So, as you can see, I’m still struggling to answer these basic ontological questions. As I mentioned before, I’m not any closer to a definitive answer so perhaps it is better if I were to simply talk more about my interpretations of what I’ve read on the subject thus far and trust that eventually there may come a time in which the haze might lift just a little bit. Or, maybe not. Either way, the attempt is well worth it.

Patriarchy as Ordained By God

Women’s conception of themselves and their place in the world is conditioned, and has been for millennia by the acceptance of patriarchy as ordained by God as punishment for Eve’s sin. This says a lot about what the Church has historically believed about women’s nature, namely that they are impassioned, irrational, and require the headship of a slightly less guilty type of human being who has direct access to interpretation of the divine. The idea is that because Eve was tempted into sin by Satan, she has less mental fortitude, is naturally licentious (the serpent is not an accidental symbol), and requires more guidance in the will of God. Though this idea seems quaint to us now, we see it quite clearly at work in our world today. Women are still seen as irrational and superficial and we cannot trust them to make decisions about their own lives and bodies. The Roman Catholic Church in particular ensures that women have a responsible male priest, one with no direct experience of women’s lives, to interpret God’s will for them.

So, is this what we are to expect? Is this the end word on the nature of women and their ability or lack thereof to reflect the divine? Are we to suppose that patriarchy is God’s will? And if so, is God male? For how can a God that desires patriarchy be female? How can a God that desires patriarchy have no gender at all? The idea that patriarchy is God’s will must necessarily mean that God, is male because why would the creator of all humankind be of the inferior class and still sanction its subjugation? So, scriptural theories of creation bring us right back around to the same question – if God is male, how can women reflect his image?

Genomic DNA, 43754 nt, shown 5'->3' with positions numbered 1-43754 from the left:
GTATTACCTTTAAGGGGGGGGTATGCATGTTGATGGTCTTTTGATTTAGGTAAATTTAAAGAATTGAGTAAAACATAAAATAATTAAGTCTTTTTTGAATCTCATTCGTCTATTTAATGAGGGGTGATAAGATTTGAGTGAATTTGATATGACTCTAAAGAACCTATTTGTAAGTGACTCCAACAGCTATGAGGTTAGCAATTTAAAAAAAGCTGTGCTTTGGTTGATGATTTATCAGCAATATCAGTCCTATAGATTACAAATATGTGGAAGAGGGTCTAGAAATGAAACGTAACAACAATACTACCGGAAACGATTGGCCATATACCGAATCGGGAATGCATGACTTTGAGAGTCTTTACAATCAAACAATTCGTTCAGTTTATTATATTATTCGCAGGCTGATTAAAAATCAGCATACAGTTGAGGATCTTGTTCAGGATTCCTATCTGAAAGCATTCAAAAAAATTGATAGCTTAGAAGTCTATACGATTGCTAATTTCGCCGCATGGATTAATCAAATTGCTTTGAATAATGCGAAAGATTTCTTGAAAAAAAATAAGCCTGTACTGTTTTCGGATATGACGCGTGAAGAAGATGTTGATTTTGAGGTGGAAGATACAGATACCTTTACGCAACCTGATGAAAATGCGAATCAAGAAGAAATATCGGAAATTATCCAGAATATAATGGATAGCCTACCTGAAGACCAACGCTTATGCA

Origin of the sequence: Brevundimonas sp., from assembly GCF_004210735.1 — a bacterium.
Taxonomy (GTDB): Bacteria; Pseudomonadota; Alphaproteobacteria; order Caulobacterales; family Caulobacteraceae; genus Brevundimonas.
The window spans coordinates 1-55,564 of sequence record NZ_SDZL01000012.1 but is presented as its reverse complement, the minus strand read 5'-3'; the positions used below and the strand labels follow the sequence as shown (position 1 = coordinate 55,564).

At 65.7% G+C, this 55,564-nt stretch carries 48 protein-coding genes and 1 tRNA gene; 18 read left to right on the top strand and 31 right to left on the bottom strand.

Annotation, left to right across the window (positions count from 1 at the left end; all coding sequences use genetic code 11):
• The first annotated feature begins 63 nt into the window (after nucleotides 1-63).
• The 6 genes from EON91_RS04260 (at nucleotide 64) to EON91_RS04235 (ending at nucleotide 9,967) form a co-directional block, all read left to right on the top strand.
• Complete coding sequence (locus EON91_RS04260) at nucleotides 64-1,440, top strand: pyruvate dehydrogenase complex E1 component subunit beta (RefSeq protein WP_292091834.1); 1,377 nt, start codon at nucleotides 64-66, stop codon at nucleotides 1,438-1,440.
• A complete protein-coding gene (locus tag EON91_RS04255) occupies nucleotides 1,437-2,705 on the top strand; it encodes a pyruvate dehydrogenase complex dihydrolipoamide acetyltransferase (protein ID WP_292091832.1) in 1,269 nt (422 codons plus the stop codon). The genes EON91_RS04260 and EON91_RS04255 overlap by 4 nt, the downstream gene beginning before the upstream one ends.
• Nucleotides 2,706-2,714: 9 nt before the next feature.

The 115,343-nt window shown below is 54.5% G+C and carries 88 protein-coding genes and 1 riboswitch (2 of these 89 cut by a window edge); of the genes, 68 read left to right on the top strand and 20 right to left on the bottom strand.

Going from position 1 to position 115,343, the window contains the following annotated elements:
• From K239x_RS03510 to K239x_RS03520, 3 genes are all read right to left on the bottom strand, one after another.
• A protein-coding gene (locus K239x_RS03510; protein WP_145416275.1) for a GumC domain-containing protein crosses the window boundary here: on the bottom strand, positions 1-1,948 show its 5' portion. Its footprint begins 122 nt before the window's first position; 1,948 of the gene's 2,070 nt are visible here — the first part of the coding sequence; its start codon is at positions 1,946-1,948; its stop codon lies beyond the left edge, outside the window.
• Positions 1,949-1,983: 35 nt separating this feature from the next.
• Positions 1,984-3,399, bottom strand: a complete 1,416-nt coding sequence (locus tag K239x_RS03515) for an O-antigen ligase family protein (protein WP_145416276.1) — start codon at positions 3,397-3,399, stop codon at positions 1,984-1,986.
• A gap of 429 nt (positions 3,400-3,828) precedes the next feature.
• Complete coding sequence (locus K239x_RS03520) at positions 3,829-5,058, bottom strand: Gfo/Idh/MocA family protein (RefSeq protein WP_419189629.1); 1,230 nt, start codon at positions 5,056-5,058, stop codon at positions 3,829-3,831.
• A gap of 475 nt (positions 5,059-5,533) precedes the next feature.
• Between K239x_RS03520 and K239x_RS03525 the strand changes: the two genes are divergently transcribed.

Revelation and Experience

But there is another kind of knowing, aside from exegesis or reading the Church Fathers. This kind of knowing is called revelation. It is not the dramatic revelation of angels descending to transmit esoteric knowledge but rather the revelation of women’s experiences to themselves and others and it requires a great deal of patience and listening.  This sort of revelation has been happening throughout history within women’s communities such as the flowering of mystical women in the early middle ages, and it continues today when women speak out about the realities of their lives, about what it really means to be a woman. These women have sought to reclaim their identity as image-bearers by using feminine imagery to describe God and by claiming prophetic obedience to the call of God in ministry and the priesthood. Women are experimenting with new ways of leadership that call hierarchy into question. Women are, in short, hearing the voice of their God without the need for a male intercessor. Their own lives, intuitions, revelations, and experiences are enough. This is extremely dangerous territory. Where patriarchal religion codified experience and revelation, decided which books of scripture “counted”, feminist theologians and even lay women with no academic training are presuming to upend years of sexist tradition using nothing as their guiding light but the conviction that the divine does not want to oppress them.  These women, guided only by revelation in their own lives, are listening for the voice of God on their own.